A demonstration calendar for Ann Arbor, Michigan

Following up on yesterday’s entry, here is an instance of the calendar aggregator for Ann Arbor, Michigan, a town I lived in for a long time and remember fondly: Events in and around Ann Arbor.

It’s controlled by a Delicious account — delicious.com/a2cal — which I’ll happily relinquish to a more appropriate curator.

There are two primary sources of information. First, events posted to Eventful.com at locations within 15 miles of Ann Arbor. Second, Google calendars that turn up in a search for Ann Arbor.

My notion was that this would be a nice way to bootstrap an instance of the aggregator. Not all the Google calendars will be appropriate, and there are of course many other iCalendar feeds that I don’t know about and can’t easily find. But there’s enough here to serve as a proof of concept, and maybe attract the interest of one or more curators. As a curator, you’d do things like:

  1. Tweak the template and the image. (Josh Band, I cropped your photo just as a placeholder, hope that’s OK.)
  2. Weed out inappropriate feeds.
  3. Add new feeds.
  4. Edit feed titles, and provide url=http://HOMEPAGE tags so that all events link somewhere.

Unfortunately, just as I was gearing up to roll out this approach, the Search Public Calendars feature of Google Calendar went AWOL. (Perhaps, as one commenter suggests, as a security measure.) I had searched out Ann Arbor iCalendar feeds a couple of weeks ago, and saved the list, but that procedure isn’t repeatable now for Ann Arbor or anywhere else.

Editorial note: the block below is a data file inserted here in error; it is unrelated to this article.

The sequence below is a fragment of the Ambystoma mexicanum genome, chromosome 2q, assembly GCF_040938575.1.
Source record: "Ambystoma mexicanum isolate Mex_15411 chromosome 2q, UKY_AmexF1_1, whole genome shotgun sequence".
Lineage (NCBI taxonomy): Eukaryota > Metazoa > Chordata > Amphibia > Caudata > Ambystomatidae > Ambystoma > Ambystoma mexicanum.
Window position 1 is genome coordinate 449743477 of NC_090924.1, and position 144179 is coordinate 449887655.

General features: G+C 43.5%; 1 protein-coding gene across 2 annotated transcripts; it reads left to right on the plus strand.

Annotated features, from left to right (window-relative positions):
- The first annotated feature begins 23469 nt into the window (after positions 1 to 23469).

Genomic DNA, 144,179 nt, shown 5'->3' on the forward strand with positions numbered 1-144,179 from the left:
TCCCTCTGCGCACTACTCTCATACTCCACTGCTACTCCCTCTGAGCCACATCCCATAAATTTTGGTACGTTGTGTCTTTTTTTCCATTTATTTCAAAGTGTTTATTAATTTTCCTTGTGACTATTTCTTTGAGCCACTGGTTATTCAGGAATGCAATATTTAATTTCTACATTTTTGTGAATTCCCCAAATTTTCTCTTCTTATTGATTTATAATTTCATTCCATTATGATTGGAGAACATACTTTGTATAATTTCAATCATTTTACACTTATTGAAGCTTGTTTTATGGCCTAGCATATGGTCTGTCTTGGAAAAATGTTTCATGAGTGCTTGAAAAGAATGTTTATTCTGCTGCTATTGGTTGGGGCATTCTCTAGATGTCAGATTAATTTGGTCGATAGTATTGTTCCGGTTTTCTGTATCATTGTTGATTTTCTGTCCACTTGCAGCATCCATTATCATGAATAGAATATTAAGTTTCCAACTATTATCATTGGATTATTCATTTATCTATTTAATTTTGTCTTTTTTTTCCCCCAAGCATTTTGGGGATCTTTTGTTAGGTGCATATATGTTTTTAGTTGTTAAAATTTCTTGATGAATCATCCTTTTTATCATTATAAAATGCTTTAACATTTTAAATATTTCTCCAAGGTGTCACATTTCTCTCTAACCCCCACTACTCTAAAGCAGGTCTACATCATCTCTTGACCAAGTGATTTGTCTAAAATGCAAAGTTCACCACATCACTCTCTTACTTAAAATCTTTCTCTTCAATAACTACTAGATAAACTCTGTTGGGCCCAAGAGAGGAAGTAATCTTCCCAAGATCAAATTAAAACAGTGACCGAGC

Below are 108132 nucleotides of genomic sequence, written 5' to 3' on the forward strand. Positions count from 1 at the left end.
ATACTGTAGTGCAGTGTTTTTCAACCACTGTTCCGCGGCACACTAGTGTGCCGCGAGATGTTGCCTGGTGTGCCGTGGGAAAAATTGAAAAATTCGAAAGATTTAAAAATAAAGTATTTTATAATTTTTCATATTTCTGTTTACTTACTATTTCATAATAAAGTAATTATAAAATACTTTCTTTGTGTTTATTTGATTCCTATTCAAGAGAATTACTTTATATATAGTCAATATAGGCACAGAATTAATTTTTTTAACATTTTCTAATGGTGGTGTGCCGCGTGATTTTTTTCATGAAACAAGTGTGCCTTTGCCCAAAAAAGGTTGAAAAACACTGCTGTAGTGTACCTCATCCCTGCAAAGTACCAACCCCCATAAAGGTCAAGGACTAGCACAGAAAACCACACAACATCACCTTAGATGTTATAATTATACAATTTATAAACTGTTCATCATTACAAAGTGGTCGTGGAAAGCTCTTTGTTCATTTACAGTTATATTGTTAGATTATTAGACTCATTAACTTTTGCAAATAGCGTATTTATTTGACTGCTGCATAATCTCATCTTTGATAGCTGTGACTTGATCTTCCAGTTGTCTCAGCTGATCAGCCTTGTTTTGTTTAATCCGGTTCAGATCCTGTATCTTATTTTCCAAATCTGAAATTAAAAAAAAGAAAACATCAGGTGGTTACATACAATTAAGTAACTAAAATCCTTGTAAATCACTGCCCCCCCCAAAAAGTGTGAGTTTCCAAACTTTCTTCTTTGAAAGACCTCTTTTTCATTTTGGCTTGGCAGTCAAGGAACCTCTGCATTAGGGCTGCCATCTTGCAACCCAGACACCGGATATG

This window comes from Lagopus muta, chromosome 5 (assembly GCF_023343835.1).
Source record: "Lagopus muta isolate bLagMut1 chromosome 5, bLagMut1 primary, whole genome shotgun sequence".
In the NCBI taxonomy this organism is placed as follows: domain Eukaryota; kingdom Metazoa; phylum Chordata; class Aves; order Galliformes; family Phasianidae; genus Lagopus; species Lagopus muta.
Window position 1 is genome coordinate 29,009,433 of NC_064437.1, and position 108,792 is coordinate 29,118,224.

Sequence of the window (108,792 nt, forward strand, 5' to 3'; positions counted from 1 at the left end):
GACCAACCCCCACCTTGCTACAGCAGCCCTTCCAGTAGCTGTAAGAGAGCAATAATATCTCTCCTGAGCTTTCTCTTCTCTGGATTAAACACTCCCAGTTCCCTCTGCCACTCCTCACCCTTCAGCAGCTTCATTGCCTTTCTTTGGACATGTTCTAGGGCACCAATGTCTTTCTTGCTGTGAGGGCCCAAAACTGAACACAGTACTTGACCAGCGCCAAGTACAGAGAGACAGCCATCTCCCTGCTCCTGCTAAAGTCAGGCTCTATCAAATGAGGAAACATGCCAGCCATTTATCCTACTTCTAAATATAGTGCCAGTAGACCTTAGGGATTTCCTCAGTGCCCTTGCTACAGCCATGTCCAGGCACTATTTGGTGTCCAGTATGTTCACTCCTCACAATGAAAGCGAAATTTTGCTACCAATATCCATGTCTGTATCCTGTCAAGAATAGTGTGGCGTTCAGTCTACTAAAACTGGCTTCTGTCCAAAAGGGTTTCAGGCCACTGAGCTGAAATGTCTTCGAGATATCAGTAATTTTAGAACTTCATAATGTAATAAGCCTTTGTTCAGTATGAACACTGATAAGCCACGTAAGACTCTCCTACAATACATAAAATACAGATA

In any case, I hope this illustrates the idea. One or more curators maintain a list of feeds for a community, and the service aggregates them. If you’d like to play along, create a Delicious account along the lines of delicious.com/elmcity or delicious.com/a2cal and let me know about it.

10 Comments

  1. > Why not to add microformats for the
    > events?

    Obviously can, and will. But the first-order problem to solve is getting people to publish events a) at all, and b) in machine-processable form. Most people do not distinguish between publishing a PDF, a spreadsheet, a Web page, or an iCalendar feed. You and I know that only the iCalendar feed is structured in a way that supports syndication, and that also makes it possible to publish microformats in web pages.

    So that’s the first-order problem: Get people to push iCalendar feeds and curate registries of them.

  2. Definitely some exciting developments here. We’re pursuing a more standardized data interchange format for events on the back end, but increasing the “scrapability” and consistency of events on the front end is certainly the first step.

    Here’s a brief intro to the ELF format: http://blog.localist.com/post/81167133/the-case-for-an-event-listing-format-elf

    Additionally, serving the events in a decentralized manor is something we’re actively looking into. Good to see we’re not the only ones!

    This is exciting!

    Mykel

  3. My only relation I had to her was that she occasionally posted on a listserv I moderate. I sent her a link to your work and she immediately phoned me. But she had her own ideas about how to scale nationwide and to monetize that did not and still do not include feeds. Such as it is…

    BTW – I started using del.icio.us tags to find related content on your site.

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